Separation or divorce is often cited as the most difficult and testing times of anyone’s life. So in short our advice is, yes, tell your employer if you are experiencing this.

Why?

Firstly, you may simply be required to inform the company or organisation of a change of address or circumstances. It might be stated in your contract of employment or the employee handbook that this is an obligation. But more importantly, to make them aware of the fact that your personal circumstances, even if you think you will be able to continue at work as normal, are difficult at the present time.

You may find that work becomes a bit of a sanctuary; a place to continue on as normal and stop your mind focussing on your personal troubles however life changing events naturally challenge a person’s mental and even sometimes physical health.

It’s important you recognise that on top of normal responsibilities you may also have to contend with the practical thoughts of;

  • Legal rights inc child custody and property
  • Finances; any shared accounts or savings, how you are going to live and pay rent or mortgage day-to-day, who is responsible for the bills?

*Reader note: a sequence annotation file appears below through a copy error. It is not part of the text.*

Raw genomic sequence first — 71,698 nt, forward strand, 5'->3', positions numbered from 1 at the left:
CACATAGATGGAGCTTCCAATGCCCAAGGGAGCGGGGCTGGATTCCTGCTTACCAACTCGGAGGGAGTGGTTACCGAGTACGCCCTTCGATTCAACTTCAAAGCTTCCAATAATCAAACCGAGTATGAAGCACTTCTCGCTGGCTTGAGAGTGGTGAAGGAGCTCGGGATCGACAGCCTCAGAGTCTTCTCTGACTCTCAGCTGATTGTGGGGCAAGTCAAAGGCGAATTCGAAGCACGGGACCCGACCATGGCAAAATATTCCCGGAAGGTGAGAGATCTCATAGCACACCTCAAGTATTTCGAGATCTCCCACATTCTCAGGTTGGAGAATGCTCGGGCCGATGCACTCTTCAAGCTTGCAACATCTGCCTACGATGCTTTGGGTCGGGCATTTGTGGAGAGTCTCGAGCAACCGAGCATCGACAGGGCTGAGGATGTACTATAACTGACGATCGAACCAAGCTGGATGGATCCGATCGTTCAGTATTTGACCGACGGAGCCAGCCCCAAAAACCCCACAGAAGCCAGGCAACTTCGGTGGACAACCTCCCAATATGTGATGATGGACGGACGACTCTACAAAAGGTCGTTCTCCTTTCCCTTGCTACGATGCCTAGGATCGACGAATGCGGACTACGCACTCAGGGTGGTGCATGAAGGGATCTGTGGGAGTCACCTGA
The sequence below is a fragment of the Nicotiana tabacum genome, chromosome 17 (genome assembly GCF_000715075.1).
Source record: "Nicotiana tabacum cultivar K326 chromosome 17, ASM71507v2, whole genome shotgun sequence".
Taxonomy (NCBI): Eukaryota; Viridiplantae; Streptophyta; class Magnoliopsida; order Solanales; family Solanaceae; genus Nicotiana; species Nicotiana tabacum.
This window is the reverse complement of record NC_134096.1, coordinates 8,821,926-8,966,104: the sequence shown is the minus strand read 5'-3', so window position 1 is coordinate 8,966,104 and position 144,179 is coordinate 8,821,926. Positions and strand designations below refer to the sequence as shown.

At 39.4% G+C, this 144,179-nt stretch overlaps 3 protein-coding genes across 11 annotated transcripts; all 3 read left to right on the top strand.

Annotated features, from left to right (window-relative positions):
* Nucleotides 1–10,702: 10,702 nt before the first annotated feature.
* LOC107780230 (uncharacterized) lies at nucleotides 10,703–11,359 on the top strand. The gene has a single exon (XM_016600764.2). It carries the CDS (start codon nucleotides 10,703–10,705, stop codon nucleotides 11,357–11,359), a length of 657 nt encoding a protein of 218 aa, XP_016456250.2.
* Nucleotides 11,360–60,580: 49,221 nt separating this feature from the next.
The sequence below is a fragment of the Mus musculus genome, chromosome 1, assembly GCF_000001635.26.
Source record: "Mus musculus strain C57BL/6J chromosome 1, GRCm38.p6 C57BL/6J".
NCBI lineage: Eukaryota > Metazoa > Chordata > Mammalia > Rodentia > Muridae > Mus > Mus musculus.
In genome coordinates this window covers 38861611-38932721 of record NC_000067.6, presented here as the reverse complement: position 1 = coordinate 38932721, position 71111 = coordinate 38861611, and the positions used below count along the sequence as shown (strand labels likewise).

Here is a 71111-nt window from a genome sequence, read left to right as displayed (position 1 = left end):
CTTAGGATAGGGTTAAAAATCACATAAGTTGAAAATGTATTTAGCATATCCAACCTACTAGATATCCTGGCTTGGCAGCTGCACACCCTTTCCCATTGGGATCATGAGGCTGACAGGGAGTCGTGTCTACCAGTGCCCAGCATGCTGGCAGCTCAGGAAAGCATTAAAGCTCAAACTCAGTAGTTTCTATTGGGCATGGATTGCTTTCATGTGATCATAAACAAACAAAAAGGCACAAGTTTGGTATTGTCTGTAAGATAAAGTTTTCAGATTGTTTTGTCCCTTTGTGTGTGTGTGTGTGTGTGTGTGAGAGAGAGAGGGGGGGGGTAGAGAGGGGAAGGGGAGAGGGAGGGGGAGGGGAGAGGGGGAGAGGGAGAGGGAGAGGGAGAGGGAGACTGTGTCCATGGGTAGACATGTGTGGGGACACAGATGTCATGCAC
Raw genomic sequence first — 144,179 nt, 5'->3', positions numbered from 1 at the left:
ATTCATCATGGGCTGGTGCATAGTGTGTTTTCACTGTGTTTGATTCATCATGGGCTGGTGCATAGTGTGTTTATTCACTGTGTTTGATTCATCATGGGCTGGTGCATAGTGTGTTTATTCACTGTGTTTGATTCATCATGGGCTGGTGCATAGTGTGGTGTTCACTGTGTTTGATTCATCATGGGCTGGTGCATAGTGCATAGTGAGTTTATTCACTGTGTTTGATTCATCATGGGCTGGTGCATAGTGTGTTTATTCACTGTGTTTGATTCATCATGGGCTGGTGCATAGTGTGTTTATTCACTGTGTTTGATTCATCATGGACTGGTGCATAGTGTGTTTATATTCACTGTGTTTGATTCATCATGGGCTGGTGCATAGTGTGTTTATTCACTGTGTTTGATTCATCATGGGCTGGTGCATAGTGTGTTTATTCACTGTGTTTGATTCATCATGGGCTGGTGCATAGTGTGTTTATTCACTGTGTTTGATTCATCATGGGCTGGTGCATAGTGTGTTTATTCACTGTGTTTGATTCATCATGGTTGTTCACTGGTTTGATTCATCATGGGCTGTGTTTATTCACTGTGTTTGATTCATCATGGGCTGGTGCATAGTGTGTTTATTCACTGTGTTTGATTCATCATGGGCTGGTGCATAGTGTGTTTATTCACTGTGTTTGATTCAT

• Your status or change of name. Sometimes just ticking the ‘divorced’ or ‘separated’ box on an innocent form can trigger deep feelings of regret, failure, shame and disappointment. All natural feelings because certainly no one sets out to get divorced or separated.

All of these additional worries can lead to an incredible stressful time and letting your manager know what you are going through can often help at work. You may need time off to get to a solicitors or counselling session, or pick your kids up outside of your normal routine.

Remember in your darkest moments you are not alone. You certainly aren’t the first to go through separation or divorce and you won’t be the last. We would encourage you, if you feel you can, to disclose your situation to your employer ensuring they have a better understanding of any absence related to sickness or extra-ordinary appointments and can help with the flexibility you might require in the short to medium term. If you don’t feel you can trust your manager, consider any HR support in the organisation or perhaps the office manager, failing that speak to a Director or more senior manager. You may be very surprised by the support they are willing to offer.

Good luck and chin up!

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